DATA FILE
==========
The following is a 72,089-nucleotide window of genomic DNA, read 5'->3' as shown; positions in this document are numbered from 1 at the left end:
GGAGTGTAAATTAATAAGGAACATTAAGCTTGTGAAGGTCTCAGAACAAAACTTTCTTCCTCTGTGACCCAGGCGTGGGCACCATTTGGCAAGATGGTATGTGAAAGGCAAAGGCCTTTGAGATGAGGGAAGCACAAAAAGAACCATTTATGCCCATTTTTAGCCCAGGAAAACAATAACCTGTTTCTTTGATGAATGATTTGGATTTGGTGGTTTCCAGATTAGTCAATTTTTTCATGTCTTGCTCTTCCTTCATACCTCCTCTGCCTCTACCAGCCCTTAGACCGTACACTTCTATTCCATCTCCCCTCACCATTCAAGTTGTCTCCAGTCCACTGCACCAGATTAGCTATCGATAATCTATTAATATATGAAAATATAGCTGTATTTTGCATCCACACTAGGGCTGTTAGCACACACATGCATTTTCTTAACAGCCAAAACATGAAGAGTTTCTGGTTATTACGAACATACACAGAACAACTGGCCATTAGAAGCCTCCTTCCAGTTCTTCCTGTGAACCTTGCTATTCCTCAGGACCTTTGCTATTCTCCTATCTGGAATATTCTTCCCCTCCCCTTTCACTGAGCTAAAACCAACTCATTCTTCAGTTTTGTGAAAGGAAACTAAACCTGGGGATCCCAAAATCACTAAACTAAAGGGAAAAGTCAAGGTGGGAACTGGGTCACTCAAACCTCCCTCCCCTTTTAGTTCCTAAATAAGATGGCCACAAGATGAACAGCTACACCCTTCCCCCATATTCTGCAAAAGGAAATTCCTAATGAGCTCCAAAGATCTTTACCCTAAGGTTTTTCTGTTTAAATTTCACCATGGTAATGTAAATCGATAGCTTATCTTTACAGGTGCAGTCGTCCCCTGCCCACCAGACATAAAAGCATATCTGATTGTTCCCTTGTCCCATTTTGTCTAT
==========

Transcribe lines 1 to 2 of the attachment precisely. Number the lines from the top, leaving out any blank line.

The following is a 72,089-nucleotide window of genomic DNA, read 5'->3' as shown; positions in this document are numbered from 1 at the left end:
GGAGTGTAAATTAATAAGGAACATTAAGCTTGTGAAGGTCTCAGAACAAAACTTTCTTCCTCTGTGACCCAGGCGTGGGCACCATTTGGCAAGATGGTATGTGAAAGGCAAAGGCCTTTGAGATGAGGGAAGCACAAAAAGAACCATTTATGCCCATTTTTAGCCCAGGAAAACAATAACCTGTTTCTTTGATGAATGATTTGGATTTGGTGGTTTCCAGATTAGTCAATTTTTTCATGTCTTGCTCTTCCTTCATACCTCCTCTGCCTCTACCAGCCCTTAGACCGTACACTTCTATTCCATCTCCCCTCACCATTCAAGTTGTCTCCAGTCCACTGCACCAGATTAGCTATCGATAATCTATTAATATATGAAAATATAGCTGTATTTTGCATCCACACTAGGGCTGTTAGCACACACATGCATTTTCTTAACAGCCAAAACATGAAGAGTTTCTGGTTATTACGAACATACACAGAACAACTGGCCATTAGAAGCCTCCTTCCAGTTCTTCCTGTGAACCTTGCTATTCCTCAGGACCTTTGCTATTCTCCTATCTGGAATATTCTTCCCCTCCCCTTTCACTGAGCTAAAACCAACTCATTCTTCAGTTTTGTGAAAGGAAACTAAACCTGGGGATCCCAAAATCACTAAACTAAAGGGAAAAGTCAAGGTGGGAACTGGGTCACTCAAACCTCCCTCCCCTTTTAGTTCCTAAATAAGATGGCCACAAGATGAACAGCTACACCCTTCCCCCATATTCTGCAAAAGGAAATTCCTAATGAGCTCCAAAGATCTTTACCCTAAGGTTTTTCTGTTTAAATTTCACCATGGTAATGTAAATCGATAGCTTATCTTTACAGGTGCAGTCGTCCCCTGCCCACCAGACATAAAAGCATATCTGATTGTTCCCTTGTCCCATTTTGTCTAT